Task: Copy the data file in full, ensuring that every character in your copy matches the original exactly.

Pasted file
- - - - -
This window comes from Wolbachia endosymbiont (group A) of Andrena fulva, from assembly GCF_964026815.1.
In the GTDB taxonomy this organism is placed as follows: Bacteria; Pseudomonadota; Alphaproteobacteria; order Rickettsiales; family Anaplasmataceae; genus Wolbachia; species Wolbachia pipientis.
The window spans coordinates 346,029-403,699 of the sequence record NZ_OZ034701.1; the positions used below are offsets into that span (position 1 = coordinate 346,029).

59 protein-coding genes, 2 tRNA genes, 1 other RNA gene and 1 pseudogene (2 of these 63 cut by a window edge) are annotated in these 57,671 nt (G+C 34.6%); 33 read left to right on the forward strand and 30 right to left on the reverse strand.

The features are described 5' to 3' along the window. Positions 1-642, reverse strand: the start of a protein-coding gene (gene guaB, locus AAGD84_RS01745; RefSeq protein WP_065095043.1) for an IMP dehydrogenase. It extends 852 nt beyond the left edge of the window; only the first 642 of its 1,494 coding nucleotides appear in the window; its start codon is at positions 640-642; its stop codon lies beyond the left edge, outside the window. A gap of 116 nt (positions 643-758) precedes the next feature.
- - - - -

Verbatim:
This window comes from Wolbachia endosymbiont (group A) of Andrena fulva, from assembly GCF_964026815.1.
In the GTDB taxonomy this organism is placed as follows: Bacteria; Pseudomonadota; Alphaproteobacteria; order Rickettsiales; family Anaplasmataceae; genus Wolbachia; species Wolbachia pipientis.
The window spans coordinates 346,029-403,699 of the sequence record NZ_OZ034701.1; the positions used below are offsets into that span (position 1 = coordinate 346,029).

59 protein-coding genes, 2 tRNA genes, 1 other RNA gene and 1 pseudogene (2 of these 63 cut by a window edge) are annotated in these 57,671 nt (G+C 34.6%); 33 read left to right on the forward strand and 30 right to left on the reverse strand.

The features are described 5' to 3' along the window. Positions 1-642, reverse strand: the start of a protein-coding gene (gene guaB, locus AAGD84_RS01745; RefSeq protein WP_065095043.1) for an IMP dehydrogenase. It extends 852 nt beyond the left edge of the window; only the first 642 of its 1,494 coding nucleotides appear in the window; its start codon is at positions 640-642; its stop codon lies beyond the left edge, outside the window. A gap of 116 nt (positions 643-758) precedes the next feature.